Date of Award




Document Type


Degree Name

Doctor of Philosophy (PhD)


Department of Biomedical Sciences

Content Description

1 online resource (ii, xiv, 123 pages) : illustrations (some color)

Dissertation/Thesis Chair

Ramune Reliene

Committee Members

Martin Tenniswood, JoEllen Welsh, Jason Herschkowitz, Andre Melendez, Ramune Reliene


breast cancer, chemoprevention, genotoxicity, pomegranate extract, Silver nanoparticles, Silver, Pomegranate, Cancer, Breast

Subject Categories

Cell Biology | Nutrition | Toxicology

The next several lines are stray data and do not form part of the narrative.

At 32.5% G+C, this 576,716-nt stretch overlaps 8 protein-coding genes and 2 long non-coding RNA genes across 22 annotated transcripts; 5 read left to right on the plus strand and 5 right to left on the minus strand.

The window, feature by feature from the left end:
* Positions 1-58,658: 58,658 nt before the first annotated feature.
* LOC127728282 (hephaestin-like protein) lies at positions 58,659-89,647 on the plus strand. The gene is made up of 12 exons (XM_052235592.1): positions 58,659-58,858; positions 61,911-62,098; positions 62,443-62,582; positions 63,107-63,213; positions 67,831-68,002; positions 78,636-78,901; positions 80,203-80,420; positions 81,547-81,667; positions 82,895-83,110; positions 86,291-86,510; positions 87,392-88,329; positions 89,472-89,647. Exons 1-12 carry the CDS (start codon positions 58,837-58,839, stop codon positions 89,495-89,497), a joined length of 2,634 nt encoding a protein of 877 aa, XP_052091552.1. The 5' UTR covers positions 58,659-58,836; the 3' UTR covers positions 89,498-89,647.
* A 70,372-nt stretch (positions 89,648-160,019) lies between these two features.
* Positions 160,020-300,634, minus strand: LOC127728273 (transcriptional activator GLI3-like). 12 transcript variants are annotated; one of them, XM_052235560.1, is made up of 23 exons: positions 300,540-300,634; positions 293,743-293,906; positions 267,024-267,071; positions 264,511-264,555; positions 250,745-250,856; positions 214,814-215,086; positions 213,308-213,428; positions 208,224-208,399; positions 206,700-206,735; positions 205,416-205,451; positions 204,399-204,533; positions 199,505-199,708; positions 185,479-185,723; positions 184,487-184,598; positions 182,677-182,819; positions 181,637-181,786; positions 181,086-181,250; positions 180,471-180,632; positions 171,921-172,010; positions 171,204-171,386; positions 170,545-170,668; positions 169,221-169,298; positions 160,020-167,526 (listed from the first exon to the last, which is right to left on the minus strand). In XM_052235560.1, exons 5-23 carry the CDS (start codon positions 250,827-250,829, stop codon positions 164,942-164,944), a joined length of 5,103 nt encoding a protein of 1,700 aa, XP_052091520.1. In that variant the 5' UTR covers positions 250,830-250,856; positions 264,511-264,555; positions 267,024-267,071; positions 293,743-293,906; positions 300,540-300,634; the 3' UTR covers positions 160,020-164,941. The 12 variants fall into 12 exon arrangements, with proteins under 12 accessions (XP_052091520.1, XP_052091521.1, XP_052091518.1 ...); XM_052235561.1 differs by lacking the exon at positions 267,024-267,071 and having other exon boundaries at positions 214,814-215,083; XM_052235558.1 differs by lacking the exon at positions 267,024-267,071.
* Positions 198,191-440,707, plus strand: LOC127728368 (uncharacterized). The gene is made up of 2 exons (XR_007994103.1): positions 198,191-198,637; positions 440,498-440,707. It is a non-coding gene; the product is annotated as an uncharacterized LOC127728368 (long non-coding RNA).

The use of silver nanoparticles (AgNPs) in a wide variety of consumer products (i.e. toothpastes, food containers, dietary supplements and garments) for their antimicrobial properties can lead to potential oral exposure in humans. To enhance their stability, AgNPs are coated with capping agents such as citrate and polyvinylpyrrolidone (PVP). Despite the lack of significant general toxicity based on hematology, blood chemistry and histology evaluations, the potential genotoxic effects of AgNPs cannot be ruled out and have to be addressed. Studies examining the genotoxic risks of AgNPs are needed because genotoxicity is a strong indicator of cancer risk. Here we examined whether ingestion of AgNPs or silver ions (Ag+) can result in genotoxic damage and whether AgNP coatings modulate the effect. The effect of Ag+ was examined in this study because AgNPs are known to shed Ag+, which are thought to be responsible for the toxicity of AgNPs. Mice were orally exposed to 20 nm citrate-coated AgNPs, PVP-coated AgNPs, silver acetate (a source of Ag+) or respective vehicles at a 4 mg/kg dose for 7 days. Genotoxicity was examined in the systemic circulation and bone marrow at 1, 7, and 14 days post-exposure. We found that citrate-coated AgNPs induced chromosomal damage in bone marrow and oxidative DNA damage and double strand breaks (DSBs) in peripheral blood. These damages persisted for at least 14 days after exposure termination. Because oxidative DNA damage and strand breaks are repaired rapidly, their presence after exposure cessation indicates that citrate-coated AgNPs persist in the body. In contrast, PVP-coated AgNPs and silver acetate did not induce DNA or chromosomal damage at any time point measured. To determine whether coating-dependent genotoxicity is related to different AgNP changes in the gastrointestinal tract, we examined AgNP behavior and fate in an in vitro gastrointestinal digestion model using UV-visible (UV- vis) spectroscopy and dynamic light scattering (DLS). Citrate-coated AgNPs were more susceptible to agglomeration than PVP-coated AgNPs in digestive juices with or without proteins. In summary, AgNPs but not Ag+ are genotoxic following oral ingestion. Nanoparticle coatings modulate gastrointestinal transformation and genotoxicity of AgNPs, where higher agglomeration of AgNPs in gastrointestinal juices is associated with higher genotoxicity in the tissues.